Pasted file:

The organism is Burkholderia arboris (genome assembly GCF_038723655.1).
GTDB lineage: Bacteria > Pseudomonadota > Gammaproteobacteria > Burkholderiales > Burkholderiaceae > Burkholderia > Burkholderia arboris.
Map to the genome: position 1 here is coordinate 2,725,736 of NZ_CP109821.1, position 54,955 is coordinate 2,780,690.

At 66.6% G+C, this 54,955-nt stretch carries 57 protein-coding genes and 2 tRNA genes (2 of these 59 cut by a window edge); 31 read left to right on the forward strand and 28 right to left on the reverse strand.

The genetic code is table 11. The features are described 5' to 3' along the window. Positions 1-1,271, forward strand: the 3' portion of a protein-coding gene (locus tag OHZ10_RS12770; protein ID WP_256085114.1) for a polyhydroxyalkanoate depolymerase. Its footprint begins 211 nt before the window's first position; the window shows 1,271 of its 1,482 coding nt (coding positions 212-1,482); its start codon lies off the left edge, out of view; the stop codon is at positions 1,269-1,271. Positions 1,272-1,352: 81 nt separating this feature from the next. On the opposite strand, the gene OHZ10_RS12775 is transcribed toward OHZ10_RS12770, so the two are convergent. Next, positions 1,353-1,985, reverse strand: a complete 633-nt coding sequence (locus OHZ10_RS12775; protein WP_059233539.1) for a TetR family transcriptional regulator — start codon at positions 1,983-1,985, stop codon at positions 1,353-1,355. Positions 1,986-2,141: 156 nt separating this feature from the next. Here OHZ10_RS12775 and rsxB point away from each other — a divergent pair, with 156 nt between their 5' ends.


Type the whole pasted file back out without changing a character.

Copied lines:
The organism is Burkholderia arboris (genome assembly GCF_038723655.1).
GTDB lineage: Bacteria > Pseudomonadota > Gammaproteobacteria > Burkholderiales > Burkholderiaceae > Burkholderia > Burkholderia arboris.
Map to the genome: position 1 here is coordinate 2,725,736 of NZ_CP109821.1, position 54,955 is coordinate 2,780,690.

At 66.6% G+C, this 54,955-nt stretch carries 57 protein-coding genes and 2 tRNA genes (2 of these 59 cut by a window edge); 31 read left to right on the forward strand and 28 right to left on the reverse strand.

The genetic code is table 11. The features are described 5' to 3' along the window. Positions 1-1,271, forward strand: the 3' portion of a protein-coding gene (locus tag OHZ10_RS12770; protein ID WP_256085114.1) for a polyhydroxyalkanoate depolymerase. Its footprint begins 211 nt before the window's first position; the window shows 1,271 of its 1,482 coding nt (coding positions 212-1,482); its start codon lies off the left edge, out of view; the stop codon is at positions 1,269-1,271. Positions 1,272-1,352: 81 nt separating this feature from the next. On the opposite strand, the gene OHZ10_RS12775 is transcribed toward OHZ10_RS12770, so the two are convergent. Next, positions 1,353-1,985, reverse strand: a complete 633-nt coding sequence (locus OHZ10_RS12775; protein WP_059233539.1) for a TetR family transcriptional regulator — start codon at positions 1,983-1,985, stop codon at positions 1,353-1,355. Positions 1,986-2,141: 156 nt separating this feature from the next. Here OHZ10_RS12775 and rsxB point away from each other — a divergent pair, with 156 nt between their 5' ends.